So too, Australian Max Barry created an online political game, Nation States , to augment his book Jennifer Government . The idea of a book having a digital game or some other type of game has been explored in many ways over the years. Two examples that reflect the changes to way games and books blended are Masquerade and Cathy’s Book.
The first, Masquerade, was published by painter Kit Williams in 1979. As Williams explains in the introduction to the 1983 edition, he ‘wanted to retain the format of a book but then do something different. If I was going to spend two or three years doing sixteen paintings, I didn’t want them to just be flickered through and put down’. Williams created complex visual imagery and prose that directed the reader, once decoded, to the exact location of a golden hare with a ruby eye he hand-crafted and buried in Ampthill, UK. Almost immediately after the publication the world seized on the treasure hunt. It wasn’t solved, however, until early 1982. Other treasure hunt books include Dillon Waugh’s homage Menagerie and David Blaine’s (and Chris Johnson) Mysterious Stranger: A Book of Magic, a listing of current and closed treasure hunts is at The Armchair Treasure Hunt Club.
Sean Stewart and Jordan Weisman’s Cathy’s Book employs play and hunts in a different way: as a search for plot and immersion into a storyworld. The book is presented as if it Cathy’s personal book. In the margins are her scribbles, stuck to the inside cover are photos, napkins with phone numbers scrawled on them, and URLs of websites. Each one of the phone numbers can be called and the websites exist.
Elan Lee of 42 Entertainment explains the book:
Cathy’s Book is another wild experiment. It’s on the New York Times bestseller list right now, which is very exciting for us. That sort of validates a lot of the assumptions that we made about the product. It’s a very, very early step. You buy the book, and it serves the absolute goal of being a book. It’s entertaining to sit down and read the thing. When someone says, I called Joe to see what the deal was with blah, well, there’s his phone number, you can call Joe yourself and see what the deal is with blah. It’s kind of like fiction enhancements–just a little bit more real. When we talk about a photograph that Cathy grabbed and tore up, as you flip through the book, there is that photograph, torn up in pieces, and the fun part is you can put them back to together and flip it over and see a phone number on the back, which you can call, which leads to the next part. But the interactive model kind of ends there. There’s no mystery that you can solve that the book won’t on it’s own. [Gamasutra interview]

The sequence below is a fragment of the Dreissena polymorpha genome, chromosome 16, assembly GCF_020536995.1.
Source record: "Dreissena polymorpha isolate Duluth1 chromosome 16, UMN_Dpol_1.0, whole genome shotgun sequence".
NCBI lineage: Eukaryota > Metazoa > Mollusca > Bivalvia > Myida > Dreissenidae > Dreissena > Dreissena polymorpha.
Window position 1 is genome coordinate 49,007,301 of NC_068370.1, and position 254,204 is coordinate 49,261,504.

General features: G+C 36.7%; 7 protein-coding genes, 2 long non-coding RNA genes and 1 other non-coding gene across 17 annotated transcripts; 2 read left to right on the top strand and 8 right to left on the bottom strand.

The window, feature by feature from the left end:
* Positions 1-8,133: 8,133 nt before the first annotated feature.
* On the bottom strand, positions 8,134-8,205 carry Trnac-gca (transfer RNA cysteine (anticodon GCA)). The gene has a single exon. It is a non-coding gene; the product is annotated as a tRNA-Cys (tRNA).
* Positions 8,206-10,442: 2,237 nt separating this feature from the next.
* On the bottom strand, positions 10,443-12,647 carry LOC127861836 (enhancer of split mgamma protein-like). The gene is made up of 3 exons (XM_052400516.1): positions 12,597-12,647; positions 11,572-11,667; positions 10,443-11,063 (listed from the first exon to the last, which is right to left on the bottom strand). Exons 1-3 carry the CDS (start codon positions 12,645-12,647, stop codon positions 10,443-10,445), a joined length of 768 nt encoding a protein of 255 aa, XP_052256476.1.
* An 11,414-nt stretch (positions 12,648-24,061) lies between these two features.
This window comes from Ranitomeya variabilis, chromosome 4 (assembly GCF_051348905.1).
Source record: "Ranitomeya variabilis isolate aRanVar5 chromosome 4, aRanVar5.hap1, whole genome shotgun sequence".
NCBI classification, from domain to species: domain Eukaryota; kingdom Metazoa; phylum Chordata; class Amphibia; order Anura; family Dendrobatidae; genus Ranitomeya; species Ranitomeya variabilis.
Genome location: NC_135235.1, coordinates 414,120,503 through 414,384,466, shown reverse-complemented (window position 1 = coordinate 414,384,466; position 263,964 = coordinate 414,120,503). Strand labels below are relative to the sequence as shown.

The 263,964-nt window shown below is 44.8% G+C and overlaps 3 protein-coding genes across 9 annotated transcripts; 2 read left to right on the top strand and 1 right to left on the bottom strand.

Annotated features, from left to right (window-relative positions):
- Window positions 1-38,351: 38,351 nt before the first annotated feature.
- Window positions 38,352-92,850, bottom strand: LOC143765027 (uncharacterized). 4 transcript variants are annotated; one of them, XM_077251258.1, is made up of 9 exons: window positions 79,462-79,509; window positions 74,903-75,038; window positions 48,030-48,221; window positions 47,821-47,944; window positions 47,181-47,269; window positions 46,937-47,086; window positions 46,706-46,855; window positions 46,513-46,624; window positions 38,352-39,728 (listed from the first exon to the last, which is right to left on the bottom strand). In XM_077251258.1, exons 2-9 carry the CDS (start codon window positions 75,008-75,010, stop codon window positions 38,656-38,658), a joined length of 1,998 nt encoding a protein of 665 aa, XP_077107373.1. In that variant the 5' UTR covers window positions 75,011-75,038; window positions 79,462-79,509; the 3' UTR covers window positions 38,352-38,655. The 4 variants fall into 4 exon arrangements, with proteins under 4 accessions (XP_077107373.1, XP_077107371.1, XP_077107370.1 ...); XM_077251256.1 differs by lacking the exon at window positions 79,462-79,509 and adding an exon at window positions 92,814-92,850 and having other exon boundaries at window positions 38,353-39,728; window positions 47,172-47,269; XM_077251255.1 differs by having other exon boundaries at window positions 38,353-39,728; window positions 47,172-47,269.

More recently, Steven Hall’s Raw Shark Texts likewise employs ‘alternate reality game’ design aesthetics in his online extension that thrusts the reader into the storyworld. On the website www.lostenvelope.com, the reader sees exactly what the protagonist experiences at the beginning of the novel. The reader can listen to the phone message and decipher a clues which will lead them to flickr, youtube, ebay and other sites. Rather than being integrated into the experience of the book, it is more a new media adaptation of some of the scenes and themes of the novel. Most of the immersive efforts were directed towards marketers and booksellers, as journalist Rachel Geise explains:
For several weeks, novelist Steven Hall and his publishers have been playing games with me. First was the request, which arrived by e-mail, to take an online inkblot test (the results indicated a mild case of paranoia — and with what came next, no wonder). Then I received a typewritten letter in the mail with the ominous greeting, “First things first, stay calm.” It was sent to me by me, or at least, according to the signature, “The First Rachel Giese” and I advised myself to consult a Dr. Randle about my memory loss.
A few days later, yet another letter confirmed my membership in something called the Unspace Exploration Committee. That was followed by a message typed on a business card that read, “I need to speak to you,” and a telephone number. When I called, I got a recorded message from Dr. Randle advising me not to read any letters I might receive from myself and warning me not — “under any circumstances” — to read a book called The Raw Shark Texts.” [cite]